Les Soviets Plus L’électricité is a dazzling and thought-provoking journey, spanning Russia to Magaden in Siberia, a legendary and remote city, barely tangible, tending to dwell in the corners of the mind rather than in reality. Based on excepts from his auditory diary, documentary footage and insights gleaned along the way, filmmaker Nicholas REY goes in search of the roots of his imaginary Utopia. Nicholas REY invites the viewer to travel to the ends of the earth with him and to experience the same feeling and sensations as he does.
In Too Early, Too Late, STRAUB, HUILLET and their regular sound engineer, the inspired Louis Hochet, lose themselves in the French countryside before they set about wandering along the Nile and within its Delta, in Egypt. Starting off with sounds - all the sounds, from the most infinitesimal to the subtlest - they identify a crime. Scene of the crime: the earth; victims: peasants; witness to the crime: landscapes.
A disillusioned Western filmmaker, accompanied by a half-blind guide, goes on a voyage of discovery. Their journey embraces elements of different cinematic genres - documentary, road movie, experimental and classical narrative - in order to interrogate how we see and show "the real". The images in this film alternate between shaky documentary shots and "painterly" images created through digital effects. The soundtrack is at times untreated, at other times heavily processed in the post-edit. A discourse emerges of the relationship between sound and image.
That's True is one of those films. It is a video work commissioned by a TV station. It had to be a 60 minute long single shot without editing. Robert Frank shot footage of New York streets. The continuity of time and the use of live reporting allow the audience to obtain pleasures from witnessing the "real". Yet, it sometimes rumbles with undercurrents beneath the crust. The boundary between the real and the unreal blurs, and we start to feel uneasy, and want to get out of the scene as soon as possible.
Filmmaker Alan BERLINER is under no illusions like Shakespeare that roses by any other name would smell as sweet. He goes in search of the origins of his own name and examines how it has shaped his identity. With command and intimacy, BERLINER tries to rid himself of the dreaded Same Name Syndrome by inviting all the Alan BERLINERs of the world over to his house for dinner. The result, comprising mostly of those drawn from the middle classes, is a rather stilted affair. The director is not afraid to expose his feelings of guilty dislike for the "imposters".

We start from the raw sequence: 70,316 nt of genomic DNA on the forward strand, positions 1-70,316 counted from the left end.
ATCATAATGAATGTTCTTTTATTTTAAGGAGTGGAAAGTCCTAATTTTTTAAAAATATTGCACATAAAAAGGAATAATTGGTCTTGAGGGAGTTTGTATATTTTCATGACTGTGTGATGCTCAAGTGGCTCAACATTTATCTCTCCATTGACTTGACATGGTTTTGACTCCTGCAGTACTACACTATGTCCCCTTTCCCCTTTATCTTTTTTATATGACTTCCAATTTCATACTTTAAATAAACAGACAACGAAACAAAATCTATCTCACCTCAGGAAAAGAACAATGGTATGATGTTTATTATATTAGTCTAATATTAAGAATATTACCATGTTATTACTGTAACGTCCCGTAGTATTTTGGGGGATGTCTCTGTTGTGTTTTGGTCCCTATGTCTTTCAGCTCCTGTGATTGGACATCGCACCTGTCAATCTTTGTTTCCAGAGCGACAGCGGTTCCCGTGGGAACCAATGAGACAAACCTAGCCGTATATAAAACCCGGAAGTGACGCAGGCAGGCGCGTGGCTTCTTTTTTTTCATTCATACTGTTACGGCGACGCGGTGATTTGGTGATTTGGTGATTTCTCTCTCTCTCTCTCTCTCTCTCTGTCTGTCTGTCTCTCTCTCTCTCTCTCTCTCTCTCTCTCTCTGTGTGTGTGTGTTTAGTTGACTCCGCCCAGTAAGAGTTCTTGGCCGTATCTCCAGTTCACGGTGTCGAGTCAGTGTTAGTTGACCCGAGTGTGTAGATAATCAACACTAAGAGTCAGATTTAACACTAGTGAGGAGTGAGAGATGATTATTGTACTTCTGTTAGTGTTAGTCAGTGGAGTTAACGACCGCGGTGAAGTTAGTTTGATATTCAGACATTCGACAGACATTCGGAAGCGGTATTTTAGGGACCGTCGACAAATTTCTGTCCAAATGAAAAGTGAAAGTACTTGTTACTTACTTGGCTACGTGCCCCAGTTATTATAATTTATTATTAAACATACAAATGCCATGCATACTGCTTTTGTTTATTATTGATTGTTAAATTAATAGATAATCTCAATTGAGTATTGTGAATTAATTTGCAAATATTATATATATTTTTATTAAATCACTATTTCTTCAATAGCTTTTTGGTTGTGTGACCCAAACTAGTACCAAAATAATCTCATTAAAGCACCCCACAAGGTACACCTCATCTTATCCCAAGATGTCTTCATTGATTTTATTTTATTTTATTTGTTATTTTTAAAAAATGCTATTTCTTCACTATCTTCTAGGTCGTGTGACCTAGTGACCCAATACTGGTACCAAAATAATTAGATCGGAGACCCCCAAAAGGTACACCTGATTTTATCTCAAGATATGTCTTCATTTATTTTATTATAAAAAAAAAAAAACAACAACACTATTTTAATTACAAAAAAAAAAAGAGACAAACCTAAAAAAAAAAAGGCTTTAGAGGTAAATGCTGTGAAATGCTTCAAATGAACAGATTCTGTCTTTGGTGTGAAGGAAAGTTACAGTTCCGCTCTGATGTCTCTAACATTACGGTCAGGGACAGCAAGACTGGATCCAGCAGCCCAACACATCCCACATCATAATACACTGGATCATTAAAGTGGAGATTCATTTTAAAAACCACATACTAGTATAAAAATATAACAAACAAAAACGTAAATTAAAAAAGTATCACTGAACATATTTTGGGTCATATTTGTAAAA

For esteemed filmmaker Robert KRAMER, Route One, once the most traveled route in the world, is more than just a long stretch of concrete that connects Canada to Key West in Florida. It is a symbol of the decay of the American dream. After years of self-imposed exile in France, Robert KRAMER, the Granddaddy of documentary film, returned to his homeland to shoot this personal statement on America. KRAMER is once again assisted as narrator and chief protagonist in the form of Doc, KRAMER’s fictional alto ego.
Chantel AKERMAN’s travelogue documentary is a valuable record of life in the Soviet Union before it finally succumbed to the gloss of Western imperialism and the commodity culture. Taking her camera across Eastern Europe, the filmmaker simply filmed, in her words, "everything that moved me". The result is an abstract tableau - combining disperate threads of human life. The camera serves as a passive spectator - observing a man sitting on a bench and watching a crowd of people leaving a concert in ebullient spirits.
Displaced Person explores the larger question within the historical field. Stately and sinuous passages from a Beethoven string quartet create a complex argumentation around images and text. This music, both sympathetic and distancing, establishes rhythm and breadth in relation to a radio interview with Claude Levi-Strauss and archival footage obtained from rephotographing Marcel Ophul's The Sorrow and the Pity. These elements wheel through many revolutions of repetitions and combinations, forming multiple perspectives.
A piece of footage found on the street was the impetus for Okay Bye-Bye, this personal meditation on the Cambodian genocide of the late 1970's. Okay Bye-Bye, which takes its title from the phrase shouted by Cambodian children to the U.S. ambassador as he fled Phnom Penh in 1975, combines spoken narrative, found Super-8 footage of an unidentified Cambodian man and other partial images drawn from letters, memoirs and journalistic accounts.
Johan van der KEUKEN, the most esteemed and prolific of documentary filmmakers, has a knack for scratching at the surface of things and showing them as they really are. In this four-hour epic, the filmmaker portrays his hometown of Amsterdam. On this momentous journey, his camera leaves no corner or cranny of the city unproved, gliding effortlessly along the city’s canals, streets and squares.